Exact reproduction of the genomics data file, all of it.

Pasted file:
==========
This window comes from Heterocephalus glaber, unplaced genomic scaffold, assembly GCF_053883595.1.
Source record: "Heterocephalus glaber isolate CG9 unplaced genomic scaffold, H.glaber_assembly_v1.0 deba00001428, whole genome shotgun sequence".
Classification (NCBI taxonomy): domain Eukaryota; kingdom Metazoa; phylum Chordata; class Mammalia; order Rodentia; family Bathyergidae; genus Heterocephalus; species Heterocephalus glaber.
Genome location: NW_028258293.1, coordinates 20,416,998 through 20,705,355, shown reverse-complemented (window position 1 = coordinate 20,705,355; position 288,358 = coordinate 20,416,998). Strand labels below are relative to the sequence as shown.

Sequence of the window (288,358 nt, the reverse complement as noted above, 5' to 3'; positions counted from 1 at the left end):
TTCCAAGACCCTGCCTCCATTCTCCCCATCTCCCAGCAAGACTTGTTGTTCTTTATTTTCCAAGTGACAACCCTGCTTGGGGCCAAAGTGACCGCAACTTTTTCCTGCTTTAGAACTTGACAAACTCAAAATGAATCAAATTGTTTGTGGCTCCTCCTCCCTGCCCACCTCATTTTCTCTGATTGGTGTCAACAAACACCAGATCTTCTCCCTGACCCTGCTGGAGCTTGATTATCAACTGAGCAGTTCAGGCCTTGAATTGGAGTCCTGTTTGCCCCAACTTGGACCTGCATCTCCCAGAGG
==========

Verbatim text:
This window comes from Heterocephalus glaber, unplaced genomic scaffold, assembly GCF_053883595.1.
Source record: "Heterocephalus glaber isolate CG9 unplaced genomic scaffold, H.glaber_assembly_v1.0 deba00001428, whole genome shotgun sequence".
Classification (NCBI taxonomy): domain Eukaryota; kingdom Metazoa; phylum Chordata; class Mammalia; order Rodentia; family Bathyergidae; genus Heterocephalus; species Heterocephalus glaber.
Genome location: NW_028258293.1, coordinates 20,416,998 through 20,705,355, shown reverse-complemented (window position 1 = coordinate 20,705,355; position 288,358 = coordinate 20,416,998). Strand labels below are relative to the sequence as shown.

Sequence of the window (288,358 nt, the reverse complement as noted above, 5' to 3'; positions counted from 1 at the left end):
TTCCAAGACCCTGCCTCCATTCTCCCCATCTCCCAGCAAGACTTGTTGTTCTTTATTTTCCAAGTGACAACCCTGCTTGGGGCCAAAGTGACCGCAACTTTTTCCTGCTTTAGAACTTGACAAACTCAAAATGAATCAAATTGTTTGTGGCTCCTCCTCCCTGCCCACCTCATTTTCTCTGATTGGTGTCAACAAACACCAGATCTTCTCCCTGACCCTGCTGGAGCTTGATTATCAACTGAGCAGTTCAGGCCTTGAATTGGAGTCCTGTTTGCCCCAACTTGGACCTGCATCTCCCAGAGG